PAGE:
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Posted 30 Dec 2007

Visual Studio 2008 Does ORM with LINQ

, 30 Dec 2007
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The use of ORM mapping with LINQ

Table of Contents

  1. Introduction
  2. The Northwind LINQ Web Application
  3. Creating the LINQ Data Model Project
  4. Creating the ASP.NET Web Application
  5. Conclusion


Microsoft enters the ORM (Object Relational Mapping) world with the introduction of LINQ (Language Integrated Query). This is provided as a built-in feature in Visual Studio 2008 and the .NET Framework 3.5 which was released to the public on November 19, 2007.

Like most ORM data models, LINQ offers the ability to work with databases and other form of data stores (such as XML) as pure objects. For example, if your data store is a SQL Server relational database then LINQ will convert your tables into objects called Entities and treat the table fields as Properties. LINQ also provides full support for your stored procedures by using them as Methods (providing functionalities for your objects).

So why would anybody want to use LINQ? Well, in most cases today, if you want to provide data to your objects, you would do the following steps:

  1. Use a connection string to authenticate and connect to a database using ADO.NET commands
  2. Either call a stored procedure or run a SELECT SQL statement to get the data
  3. Store it in a DataSet or DataReader object , and
  4. Finally bind it to some data control (i.e., GridView, DropdownListBox, and so on…)

Assumed you have an ADO.NET wrapper called ADOSqlHelper, your code might look similar to this:

string conStr = "";
DataSet ds = ADOSqlHelper.GetDataSource(conStr,"SELECT * FROM Customers")
GridView1.DataSoure = ds.Tables[0];

Not that there is anything wrong with doing it that way, but using LINQ offers an alternative. Once you have defined a LINQ object model using the designer palette in Visual Studio 2008, populating the GridView control with data is reduced to a couple of statements using new C# syntax:

GridView1.DataSource = from cust in Customers select cust;

In addition to that, LINQ takes care of the behind the scene plumbing for you. It even took care of writing code for Inserting, Updating, and Deleting the data.

In this article you will learn how to use LINQ through a step by step example of creating a basic website that accesses data using LINQ. I have provided the sample demonstration web application as a zip file. Please read the Application Requirements section below for instructions on how to install and use it.

I am by no means a LINQ expert and there is so much to learn about LINQ. This article serves only as an introduction. For more information please visit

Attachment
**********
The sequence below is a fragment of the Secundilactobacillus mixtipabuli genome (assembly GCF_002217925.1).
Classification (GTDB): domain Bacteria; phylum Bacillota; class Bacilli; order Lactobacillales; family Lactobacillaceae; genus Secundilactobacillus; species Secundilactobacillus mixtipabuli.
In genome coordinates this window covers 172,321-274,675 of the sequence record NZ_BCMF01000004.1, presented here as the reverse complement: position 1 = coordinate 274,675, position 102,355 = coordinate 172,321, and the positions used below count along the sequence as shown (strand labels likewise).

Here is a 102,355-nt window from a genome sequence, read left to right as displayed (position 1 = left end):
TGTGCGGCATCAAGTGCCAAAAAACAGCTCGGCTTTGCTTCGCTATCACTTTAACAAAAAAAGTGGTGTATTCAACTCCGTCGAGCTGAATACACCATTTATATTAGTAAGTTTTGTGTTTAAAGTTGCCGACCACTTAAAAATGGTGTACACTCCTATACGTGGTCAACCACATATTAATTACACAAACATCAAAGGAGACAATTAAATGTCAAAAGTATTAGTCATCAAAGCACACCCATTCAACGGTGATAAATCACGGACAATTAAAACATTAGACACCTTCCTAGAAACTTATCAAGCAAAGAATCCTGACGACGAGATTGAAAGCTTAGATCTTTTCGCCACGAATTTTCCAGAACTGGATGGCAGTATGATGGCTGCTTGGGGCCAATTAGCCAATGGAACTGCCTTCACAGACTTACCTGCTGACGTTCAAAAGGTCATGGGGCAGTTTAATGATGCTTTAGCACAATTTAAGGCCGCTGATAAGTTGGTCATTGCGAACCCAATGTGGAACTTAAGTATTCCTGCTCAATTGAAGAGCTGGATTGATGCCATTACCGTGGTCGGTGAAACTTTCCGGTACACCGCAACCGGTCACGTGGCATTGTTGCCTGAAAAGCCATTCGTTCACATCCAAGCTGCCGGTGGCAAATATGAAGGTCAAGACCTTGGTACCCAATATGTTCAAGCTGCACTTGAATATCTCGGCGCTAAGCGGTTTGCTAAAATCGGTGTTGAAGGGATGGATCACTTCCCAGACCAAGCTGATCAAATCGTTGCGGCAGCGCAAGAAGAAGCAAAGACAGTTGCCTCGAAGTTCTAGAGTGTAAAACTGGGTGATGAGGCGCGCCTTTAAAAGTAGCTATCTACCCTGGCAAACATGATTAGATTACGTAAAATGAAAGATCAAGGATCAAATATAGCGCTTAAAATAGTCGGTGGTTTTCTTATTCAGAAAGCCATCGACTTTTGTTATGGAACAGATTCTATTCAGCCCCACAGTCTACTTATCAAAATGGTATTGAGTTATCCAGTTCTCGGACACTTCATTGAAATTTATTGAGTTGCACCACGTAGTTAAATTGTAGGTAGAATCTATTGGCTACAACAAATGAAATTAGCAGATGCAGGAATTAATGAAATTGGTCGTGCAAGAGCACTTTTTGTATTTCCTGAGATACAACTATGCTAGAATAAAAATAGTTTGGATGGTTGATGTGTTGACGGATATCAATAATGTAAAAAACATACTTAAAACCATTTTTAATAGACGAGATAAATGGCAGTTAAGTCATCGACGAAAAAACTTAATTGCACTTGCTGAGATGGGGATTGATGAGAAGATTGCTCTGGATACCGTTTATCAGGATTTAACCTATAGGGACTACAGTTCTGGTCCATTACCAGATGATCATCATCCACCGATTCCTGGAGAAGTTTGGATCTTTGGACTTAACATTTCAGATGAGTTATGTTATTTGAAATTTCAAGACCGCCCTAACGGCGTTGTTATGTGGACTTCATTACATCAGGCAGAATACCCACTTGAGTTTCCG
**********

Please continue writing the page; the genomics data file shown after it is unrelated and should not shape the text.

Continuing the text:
1. A computer with .NET Framework 3.5 and Visual Studio 2008 installed.
  2. Access to either a local or network instance of SQL Server.
  3. A copy of the Northwind database attached to SQL Server (you can get this here).
  4. The developer is assumed to have at least basic experience developing .NET windows and web applications.

Installing and Compiling the Sample Code

  1. Download the file accompanying this article.
  2. Unzip the file to a folder on your local drive.
  3. Open the project solution and make the following configuration changes to the files below:
    • Project Name: NorthWindLINQSampleAppDataService
    • Files: App.Config, Setting.settings, and Setting.designer.cs
    • Change: the connection string properties Data Source, User ID, and Password values to that of your database.
  4. Compile by building the solution.
  5. Run the application.

The Northwind LINQ Web Application

The Northwind LINQ Web Application is a demo ASP.NET web application written in Visual Studio 2008 (C#) on top of the .NET Framework 3.5. It consists of two major functionalities as displayed in the main screen below:


When you select the link View and Manage Northwind Customers you are presented with a page that displays the list of customers from the Northwind Microsoft SQL Server sample database. From that page you have functionalities to Add, Edit, and Delete customers. See screen shot below.


When you select the link View Northwind Suppliers and their Products from the main screen you are presented with a page that displays the list of suppliers and their products.


The goal is to implement these functionalities for the demo application using LING as an ORM. To do this a Visual Studio 2008 solution with two projects will be created. The first project is a class library to hold our data model. The second project is an ASP.NET web application that contains the pages that will consume the object data model created in the class library project.

Creating the LINQ Data Model Project

To start developing the LINQ data model we create a new project that is a class library project type. See screen shot below.


Next we add a new LINQ to SQL item called Northwind to the project. It has an extension of DBML (short for database model).


This file will serve as the container for the newly created Northwind object database model. It actually contains two panes: one for holding the Entities (tables) with their Properties (table fields), and the other to hold the Methods (optional stored procedures). See screen shot below.


LINQ needs to know which server and database to use. To do this a database connection is required. To connect to a database, In the Visual Studio 2008 designer, click on the Tools menu and select the Connect to Database… item. It will then prompt to choose a data source as displayed in the screen shot below.